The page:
Ian Ong

Reflections, analysis and notes on life and the pursuit of Joy

'Heavenly Peace'

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21
September 2015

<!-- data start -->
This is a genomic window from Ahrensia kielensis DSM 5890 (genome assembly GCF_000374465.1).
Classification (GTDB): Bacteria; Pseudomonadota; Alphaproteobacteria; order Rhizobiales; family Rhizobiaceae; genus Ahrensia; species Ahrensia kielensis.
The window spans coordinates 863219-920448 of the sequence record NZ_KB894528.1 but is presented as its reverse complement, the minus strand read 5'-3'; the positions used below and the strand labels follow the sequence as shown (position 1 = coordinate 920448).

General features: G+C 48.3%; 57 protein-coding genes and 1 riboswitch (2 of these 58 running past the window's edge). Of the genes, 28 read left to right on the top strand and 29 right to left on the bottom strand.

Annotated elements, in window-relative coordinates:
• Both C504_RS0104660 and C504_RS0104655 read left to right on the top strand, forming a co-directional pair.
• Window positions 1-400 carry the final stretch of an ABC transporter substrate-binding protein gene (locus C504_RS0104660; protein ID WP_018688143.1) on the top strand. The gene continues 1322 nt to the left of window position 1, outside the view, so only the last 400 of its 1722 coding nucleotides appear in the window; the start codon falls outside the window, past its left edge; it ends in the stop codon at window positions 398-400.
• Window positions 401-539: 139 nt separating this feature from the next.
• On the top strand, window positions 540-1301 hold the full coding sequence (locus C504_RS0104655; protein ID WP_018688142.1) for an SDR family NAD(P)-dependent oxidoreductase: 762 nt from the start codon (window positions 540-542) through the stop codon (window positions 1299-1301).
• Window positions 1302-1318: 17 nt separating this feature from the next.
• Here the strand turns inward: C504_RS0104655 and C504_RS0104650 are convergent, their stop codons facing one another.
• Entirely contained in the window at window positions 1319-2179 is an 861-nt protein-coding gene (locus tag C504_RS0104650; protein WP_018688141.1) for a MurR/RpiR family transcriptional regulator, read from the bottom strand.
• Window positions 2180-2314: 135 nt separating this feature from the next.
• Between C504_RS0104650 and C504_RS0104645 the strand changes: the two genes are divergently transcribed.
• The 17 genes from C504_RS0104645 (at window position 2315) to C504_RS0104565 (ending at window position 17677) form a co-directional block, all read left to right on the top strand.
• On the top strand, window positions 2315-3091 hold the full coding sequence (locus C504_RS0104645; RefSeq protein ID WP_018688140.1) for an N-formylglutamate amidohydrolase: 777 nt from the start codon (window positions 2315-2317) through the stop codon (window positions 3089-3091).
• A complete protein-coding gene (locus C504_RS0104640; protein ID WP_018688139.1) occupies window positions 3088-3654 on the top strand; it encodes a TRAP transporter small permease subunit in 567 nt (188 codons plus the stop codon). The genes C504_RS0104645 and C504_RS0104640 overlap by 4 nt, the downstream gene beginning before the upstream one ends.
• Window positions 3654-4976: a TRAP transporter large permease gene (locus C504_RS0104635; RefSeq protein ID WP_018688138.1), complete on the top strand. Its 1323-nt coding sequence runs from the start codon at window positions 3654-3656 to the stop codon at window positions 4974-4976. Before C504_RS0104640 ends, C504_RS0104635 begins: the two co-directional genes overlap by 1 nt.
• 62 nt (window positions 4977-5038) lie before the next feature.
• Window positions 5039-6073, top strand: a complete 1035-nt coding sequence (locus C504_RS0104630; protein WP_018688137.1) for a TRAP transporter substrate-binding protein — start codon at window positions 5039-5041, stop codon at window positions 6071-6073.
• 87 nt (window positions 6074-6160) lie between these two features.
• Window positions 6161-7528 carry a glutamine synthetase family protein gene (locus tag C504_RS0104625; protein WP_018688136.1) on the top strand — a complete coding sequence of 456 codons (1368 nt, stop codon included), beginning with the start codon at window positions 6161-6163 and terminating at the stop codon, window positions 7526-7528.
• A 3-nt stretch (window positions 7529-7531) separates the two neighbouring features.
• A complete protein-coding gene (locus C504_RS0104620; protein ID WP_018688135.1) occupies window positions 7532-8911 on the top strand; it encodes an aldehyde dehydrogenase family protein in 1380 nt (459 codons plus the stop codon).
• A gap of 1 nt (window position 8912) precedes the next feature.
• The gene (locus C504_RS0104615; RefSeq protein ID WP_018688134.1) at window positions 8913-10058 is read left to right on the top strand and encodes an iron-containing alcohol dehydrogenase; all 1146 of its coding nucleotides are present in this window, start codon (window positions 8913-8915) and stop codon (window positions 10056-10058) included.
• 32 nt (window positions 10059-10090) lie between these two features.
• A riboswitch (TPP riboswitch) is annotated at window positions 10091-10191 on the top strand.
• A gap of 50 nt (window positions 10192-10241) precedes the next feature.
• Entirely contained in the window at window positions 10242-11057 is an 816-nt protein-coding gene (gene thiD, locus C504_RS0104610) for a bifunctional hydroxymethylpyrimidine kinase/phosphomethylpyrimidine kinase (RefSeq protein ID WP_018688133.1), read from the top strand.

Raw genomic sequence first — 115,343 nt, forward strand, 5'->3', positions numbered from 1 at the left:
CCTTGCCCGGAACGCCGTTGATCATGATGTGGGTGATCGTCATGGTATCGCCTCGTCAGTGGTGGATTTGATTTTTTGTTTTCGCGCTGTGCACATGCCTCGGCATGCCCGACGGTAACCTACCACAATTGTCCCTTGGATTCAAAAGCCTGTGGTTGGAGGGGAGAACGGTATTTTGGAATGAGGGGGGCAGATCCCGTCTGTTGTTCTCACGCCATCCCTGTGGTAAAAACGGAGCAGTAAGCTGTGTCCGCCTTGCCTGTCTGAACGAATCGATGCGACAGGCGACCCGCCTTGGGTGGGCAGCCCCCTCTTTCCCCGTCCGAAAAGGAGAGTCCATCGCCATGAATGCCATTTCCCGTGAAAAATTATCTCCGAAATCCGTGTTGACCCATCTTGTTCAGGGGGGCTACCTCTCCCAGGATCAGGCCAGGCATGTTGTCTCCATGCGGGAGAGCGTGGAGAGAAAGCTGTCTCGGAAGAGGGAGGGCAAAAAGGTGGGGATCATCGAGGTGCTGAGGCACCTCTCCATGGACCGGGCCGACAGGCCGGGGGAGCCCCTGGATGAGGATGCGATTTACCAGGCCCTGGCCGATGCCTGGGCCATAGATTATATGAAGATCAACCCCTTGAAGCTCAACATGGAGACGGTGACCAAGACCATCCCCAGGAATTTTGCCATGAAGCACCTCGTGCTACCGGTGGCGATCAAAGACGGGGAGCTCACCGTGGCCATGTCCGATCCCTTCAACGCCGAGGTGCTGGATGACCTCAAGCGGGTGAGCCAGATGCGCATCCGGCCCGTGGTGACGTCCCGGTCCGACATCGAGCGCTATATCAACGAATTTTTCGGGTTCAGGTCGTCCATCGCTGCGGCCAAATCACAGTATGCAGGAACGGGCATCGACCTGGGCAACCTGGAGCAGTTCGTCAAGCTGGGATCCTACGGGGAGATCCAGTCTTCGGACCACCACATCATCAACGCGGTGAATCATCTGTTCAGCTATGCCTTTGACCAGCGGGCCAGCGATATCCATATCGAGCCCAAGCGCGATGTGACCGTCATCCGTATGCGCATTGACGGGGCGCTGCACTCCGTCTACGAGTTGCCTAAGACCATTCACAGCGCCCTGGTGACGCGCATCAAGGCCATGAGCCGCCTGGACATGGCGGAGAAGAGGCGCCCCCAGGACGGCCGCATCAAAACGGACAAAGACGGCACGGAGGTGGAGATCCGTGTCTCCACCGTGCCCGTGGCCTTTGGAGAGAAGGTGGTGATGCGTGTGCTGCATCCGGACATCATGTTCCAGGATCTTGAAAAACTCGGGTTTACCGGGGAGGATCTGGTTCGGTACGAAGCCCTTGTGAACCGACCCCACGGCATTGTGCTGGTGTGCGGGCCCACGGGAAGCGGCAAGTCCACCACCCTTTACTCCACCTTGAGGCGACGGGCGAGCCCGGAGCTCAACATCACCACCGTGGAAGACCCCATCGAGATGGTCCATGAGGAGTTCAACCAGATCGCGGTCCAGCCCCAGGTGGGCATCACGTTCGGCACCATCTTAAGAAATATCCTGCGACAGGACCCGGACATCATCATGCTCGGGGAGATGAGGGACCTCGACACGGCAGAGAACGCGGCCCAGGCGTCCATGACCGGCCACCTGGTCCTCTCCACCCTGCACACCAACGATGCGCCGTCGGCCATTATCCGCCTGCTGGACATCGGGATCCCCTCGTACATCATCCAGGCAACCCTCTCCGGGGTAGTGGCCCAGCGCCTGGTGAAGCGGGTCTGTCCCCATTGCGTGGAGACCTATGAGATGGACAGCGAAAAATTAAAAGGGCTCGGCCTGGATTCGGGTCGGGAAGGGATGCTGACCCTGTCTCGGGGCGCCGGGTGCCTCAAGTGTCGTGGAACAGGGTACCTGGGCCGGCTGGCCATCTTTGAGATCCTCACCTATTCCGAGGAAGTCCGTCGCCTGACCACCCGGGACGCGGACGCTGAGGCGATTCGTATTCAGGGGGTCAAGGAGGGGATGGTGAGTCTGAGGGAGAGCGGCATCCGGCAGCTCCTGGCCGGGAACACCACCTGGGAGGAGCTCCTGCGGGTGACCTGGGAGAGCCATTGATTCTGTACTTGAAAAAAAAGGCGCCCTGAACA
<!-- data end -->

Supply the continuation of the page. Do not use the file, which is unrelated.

The first time I visited Tienanmen Square was more than a decade ago. It was in December and the bitter cold winter elements battered us mercilessly. As a person who lives near the equator where it is perpetually hot and wet, winter was a new experience. I do not recall what the tour guide said about the place, only feeling awestruck by the falling snow and the size of the parade square. There was something lingering in the air that I keenly sensed but could not name. It only dawned on me years later that it was betrayal and death of hope. Beijing city is structured in concentric rings with Tienanmen Square as the reference point. It is highly symbolic for the square means gate of heavenly peace. It is the physical manifestation of the political leaders’ grand plan that the capital city, and the country by extension, enjoy uninterrupted peace. China will be the conduit for divine peace and they will be the instrument to usher it in. All sounds well until one flips open the right history books. A decade ago I stood at the very place where a chain of events led to the fateful and brutal decision of one man to pit leviathans against ants. The outcome was nothing short of a bloodbath. It all took place where peace was supposed to enter into the world. Has the gate closed on that fateful day? I would say no. What happened merely helped us to see how the world defines peace. Peace is the freedom of the powerful and the wealthy to do whatever they want. They will resort to violence and oppression to eliminate any opposition. When the tanks rolled out that day, the mission was clear: eliminate all threat to the powers be. This model is still faithfully repeated subtly or brazenly today in every country. In today’ parlance, economic progress is a double edged sword. The upswing is so oft told that it does not need another mention. It is the flip side that we do not often hear. When capitalism and politics marry and become one, the product is a beast, a power that is capable of trampling small man and women whose interest do not coincide with corporate agenda. When big corporations and government get tangled in a complicated web under the guise of ‘networking' and stakeholder management, policies will be tabled to suit corporate needs. These will often be cloaked under the guise of the public good or utilitarianism. The strong and able latch onto the system and thrive while the weak fall through the cracks and get caught in the gravitation force of unfavorable circumstances. The question I ask myself is whether all these policies benefit the majority? Or does it, like ‘Heaven Peace’, benefit only a privileged minority? In small first world countries like the one I come from, it is difficult to see this. But if we look at other countries like India which the social and political...